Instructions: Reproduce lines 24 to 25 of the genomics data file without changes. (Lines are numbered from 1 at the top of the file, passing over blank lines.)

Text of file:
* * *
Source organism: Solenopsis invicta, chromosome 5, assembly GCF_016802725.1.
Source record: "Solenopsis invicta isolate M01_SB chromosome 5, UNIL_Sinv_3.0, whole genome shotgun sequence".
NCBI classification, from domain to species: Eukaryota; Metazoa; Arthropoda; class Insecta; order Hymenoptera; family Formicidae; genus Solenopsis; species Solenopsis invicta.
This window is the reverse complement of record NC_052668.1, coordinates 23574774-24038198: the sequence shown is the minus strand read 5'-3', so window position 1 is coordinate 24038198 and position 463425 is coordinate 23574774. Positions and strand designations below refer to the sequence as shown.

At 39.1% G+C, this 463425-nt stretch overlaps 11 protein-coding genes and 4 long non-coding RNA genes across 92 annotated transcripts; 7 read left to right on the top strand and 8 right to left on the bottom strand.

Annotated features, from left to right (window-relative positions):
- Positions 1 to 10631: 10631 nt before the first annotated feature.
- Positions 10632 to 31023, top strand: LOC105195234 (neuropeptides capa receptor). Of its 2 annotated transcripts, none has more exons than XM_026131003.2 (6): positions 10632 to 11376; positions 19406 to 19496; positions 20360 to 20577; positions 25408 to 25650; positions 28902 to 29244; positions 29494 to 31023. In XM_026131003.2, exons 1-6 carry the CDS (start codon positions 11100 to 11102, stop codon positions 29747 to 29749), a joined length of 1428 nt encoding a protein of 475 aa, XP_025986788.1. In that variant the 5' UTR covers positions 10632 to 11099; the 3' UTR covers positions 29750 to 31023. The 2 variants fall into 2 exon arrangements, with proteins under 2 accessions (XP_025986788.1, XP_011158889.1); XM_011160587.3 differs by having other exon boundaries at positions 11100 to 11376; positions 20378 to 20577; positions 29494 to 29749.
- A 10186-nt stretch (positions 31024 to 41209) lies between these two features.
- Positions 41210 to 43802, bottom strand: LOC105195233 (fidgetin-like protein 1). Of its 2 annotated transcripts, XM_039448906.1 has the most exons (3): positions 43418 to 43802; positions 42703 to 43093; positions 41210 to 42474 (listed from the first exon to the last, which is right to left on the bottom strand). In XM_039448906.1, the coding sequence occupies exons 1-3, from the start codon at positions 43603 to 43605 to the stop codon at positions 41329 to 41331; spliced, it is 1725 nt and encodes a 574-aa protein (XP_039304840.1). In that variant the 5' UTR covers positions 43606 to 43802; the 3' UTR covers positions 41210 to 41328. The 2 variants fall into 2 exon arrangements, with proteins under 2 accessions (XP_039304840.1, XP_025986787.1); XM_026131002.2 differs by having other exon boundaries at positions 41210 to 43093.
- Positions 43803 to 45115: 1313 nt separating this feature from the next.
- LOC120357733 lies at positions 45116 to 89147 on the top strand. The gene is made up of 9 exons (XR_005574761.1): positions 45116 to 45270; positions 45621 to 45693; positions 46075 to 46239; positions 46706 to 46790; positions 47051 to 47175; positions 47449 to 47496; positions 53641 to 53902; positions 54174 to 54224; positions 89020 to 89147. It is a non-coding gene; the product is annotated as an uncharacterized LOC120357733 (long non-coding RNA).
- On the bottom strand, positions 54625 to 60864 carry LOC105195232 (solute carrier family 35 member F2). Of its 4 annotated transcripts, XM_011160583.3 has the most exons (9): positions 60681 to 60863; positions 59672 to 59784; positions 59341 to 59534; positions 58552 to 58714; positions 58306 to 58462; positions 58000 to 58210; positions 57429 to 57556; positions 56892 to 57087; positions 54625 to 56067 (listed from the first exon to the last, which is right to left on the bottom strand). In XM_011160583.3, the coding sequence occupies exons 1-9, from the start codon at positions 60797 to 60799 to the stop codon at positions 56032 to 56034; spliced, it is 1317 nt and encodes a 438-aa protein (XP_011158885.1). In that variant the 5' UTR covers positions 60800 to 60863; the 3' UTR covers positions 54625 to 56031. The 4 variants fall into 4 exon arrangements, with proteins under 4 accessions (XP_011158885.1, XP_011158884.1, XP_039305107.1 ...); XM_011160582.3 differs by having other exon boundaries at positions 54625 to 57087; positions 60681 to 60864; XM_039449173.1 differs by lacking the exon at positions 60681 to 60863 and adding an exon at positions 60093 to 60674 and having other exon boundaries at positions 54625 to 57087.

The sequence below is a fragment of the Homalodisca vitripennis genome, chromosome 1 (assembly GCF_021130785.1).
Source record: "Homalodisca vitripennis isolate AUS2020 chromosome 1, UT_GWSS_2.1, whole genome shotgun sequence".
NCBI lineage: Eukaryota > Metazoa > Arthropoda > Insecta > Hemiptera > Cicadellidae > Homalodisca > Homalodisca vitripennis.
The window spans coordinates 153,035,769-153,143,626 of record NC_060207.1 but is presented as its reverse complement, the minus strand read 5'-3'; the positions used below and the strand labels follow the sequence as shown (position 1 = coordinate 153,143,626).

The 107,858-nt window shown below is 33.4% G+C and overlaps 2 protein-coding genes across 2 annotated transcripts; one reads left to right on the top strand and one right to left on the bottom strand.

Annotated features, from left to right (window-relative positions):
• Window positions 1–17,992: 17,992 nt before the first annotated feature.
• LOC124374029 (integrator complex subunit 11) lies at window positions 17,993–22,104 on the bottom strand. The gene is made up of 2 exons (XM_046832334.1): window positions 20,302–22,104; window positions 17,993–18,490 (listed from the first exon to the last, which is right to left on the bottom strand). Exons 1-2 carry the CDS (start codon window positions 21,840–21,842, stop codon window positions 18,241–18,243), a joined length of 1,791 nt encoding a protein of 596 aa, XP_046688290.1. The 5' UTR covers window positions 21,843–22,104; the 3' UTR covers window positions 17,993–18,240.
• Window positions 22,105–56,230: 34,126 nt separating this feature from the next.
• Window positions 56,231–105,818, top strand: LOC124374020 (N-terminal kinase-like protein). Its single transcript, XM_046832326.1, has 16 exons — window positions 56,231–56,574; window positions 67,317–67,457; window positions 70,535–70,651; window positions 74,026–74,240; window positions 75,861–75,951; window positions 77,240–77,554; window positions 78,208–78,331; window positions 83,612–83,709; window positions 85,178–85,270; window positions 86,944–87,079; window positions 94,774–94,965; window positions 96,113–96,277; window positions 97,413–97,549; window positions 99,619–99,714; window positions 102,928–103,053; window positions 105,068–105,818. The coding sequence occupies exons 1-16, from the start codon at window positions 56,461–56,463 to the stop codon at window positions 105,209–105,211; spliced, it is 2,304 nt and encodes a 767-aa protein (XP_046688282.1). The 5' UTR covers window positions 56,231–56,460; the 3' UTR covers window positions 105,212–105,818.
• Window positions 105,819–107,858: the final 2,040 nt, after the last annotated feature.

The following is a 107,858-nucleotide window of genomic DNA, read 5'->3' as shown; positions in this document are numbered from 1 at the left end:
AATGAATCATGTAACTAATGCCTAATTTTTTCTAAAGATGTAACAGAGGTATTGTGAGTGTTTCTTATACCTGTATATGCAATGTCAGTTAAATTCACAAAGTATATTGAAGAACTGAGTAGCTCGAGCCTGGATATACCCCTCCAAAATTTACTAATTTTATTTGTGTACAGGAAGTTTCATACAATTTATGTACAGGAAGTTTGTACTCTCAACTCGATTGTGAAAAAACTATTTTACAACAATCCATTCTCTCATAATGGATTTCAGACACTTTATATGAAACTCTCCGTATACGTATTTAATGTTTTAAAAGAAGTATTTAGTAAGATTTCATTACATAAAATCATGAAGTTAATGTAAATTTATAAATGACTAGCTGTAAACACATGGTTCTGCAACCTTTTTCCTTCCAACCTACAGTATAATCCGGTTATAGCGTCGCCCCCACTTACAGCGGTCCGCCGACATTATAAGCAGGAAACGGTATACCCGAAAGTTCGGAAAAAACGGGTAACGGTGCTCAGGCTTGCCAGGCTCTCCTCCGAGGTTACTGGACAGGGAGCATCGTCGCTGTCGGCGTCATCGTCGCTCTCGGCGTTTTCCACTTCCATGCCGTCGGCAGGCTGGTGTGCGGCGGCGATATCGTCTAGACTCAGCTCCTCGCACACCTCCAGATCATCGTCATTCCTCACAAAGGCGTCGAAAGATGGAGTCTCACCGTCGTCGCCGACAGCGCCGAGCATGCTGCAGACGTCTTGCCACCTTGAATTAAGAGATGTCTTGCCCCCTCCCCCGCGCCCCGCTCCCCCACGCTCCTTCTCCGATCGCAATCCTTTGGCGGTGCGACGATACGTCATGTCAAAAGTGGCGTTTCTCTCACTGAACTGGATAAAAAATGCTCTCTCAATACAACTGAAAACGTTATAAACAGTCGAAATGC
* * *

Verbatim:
• Window positions 105,819–107,858: the final 2,040 nt, after the last annotated feature.

The following is a 107,858-nucleotide window of genomic DNA, read 5'->3' as shown; positions in this document are numbered from 1 at the left end: